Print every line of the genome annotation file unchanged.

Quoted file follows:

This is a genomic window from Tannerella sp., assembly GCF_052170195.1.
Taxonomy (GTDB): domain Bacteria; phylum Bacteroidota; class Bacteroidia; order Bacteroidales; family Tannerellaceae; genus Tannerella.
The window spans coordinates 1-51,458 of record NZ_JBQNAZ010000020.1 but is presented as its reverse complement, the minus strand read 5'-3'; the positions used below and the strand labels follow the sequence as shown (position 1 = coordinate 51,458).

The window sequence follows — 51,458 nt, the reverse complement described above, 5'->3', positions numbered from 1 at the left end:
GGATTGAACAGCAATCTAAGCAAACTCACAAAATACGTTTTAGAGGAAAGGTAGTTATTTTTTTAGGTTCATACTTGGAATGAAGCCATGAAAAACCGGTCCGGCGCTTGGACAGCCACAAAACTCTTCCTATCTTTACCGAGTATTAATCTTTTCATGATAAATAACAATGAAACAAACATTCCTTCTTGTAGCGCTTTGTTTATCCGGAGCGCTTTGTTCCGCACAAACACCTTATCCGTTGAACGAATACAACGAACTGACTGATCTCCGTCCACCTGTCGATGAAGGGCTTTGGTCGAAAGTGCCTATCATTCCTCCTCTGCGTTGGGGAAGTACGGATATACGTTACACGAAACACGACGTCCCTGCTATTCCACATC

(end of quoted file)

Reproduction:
This is a genomic window from Tannerella sp., assembly GCF_052170195.1.
Taxonomy (GTDB): domain Bacteria; phylum Bacteroidota; class Bacteroidia; order Bacteroidales; family Tannerellaceae; genus Tannerella.
The window spans coordinates 1-51,458 of record NZ_JBQNAZ010000020.1 but is presented as its reverse complement, the minus strand read 5'-3'; the positions used below and the strand labels follow the sequence as shown (position 1 = coordinate 51,458).

The window sequence follows — 51,458 nt, the reverse complement described above, 5'->3', positions numbered from 1 at the left end:
GGATTGAACAGCAATCTAAGCAAACTCACAAAATACGTTTTAGAGGAAAGGTAGTTATTTTTTTAGGTTCATACTTGGAATGAAGCCATGAAAAACCGGTCCGGCGCTTGGACAGCCACAAAACTCTTCCTATCTTTACCGAGTATTAATCTTTTCATGATAAATAACAATGAAACAAACATTCCTTCTTGTAGCGCTTTGTTTATCCGGAGCGCTTTGTTCCGCACAAACACCTTATCCGTTGAACGAATACAACGAACTGACTGATCTCCGTCCACCTGTCGATGAAGGGCTTTGGTCGAAAGTGCCTATCATTCCTCCTCTGCGTTGGGGAAGTACGGATATACGTTACACGAAACACGACGTCCCTGCTATTCCACATC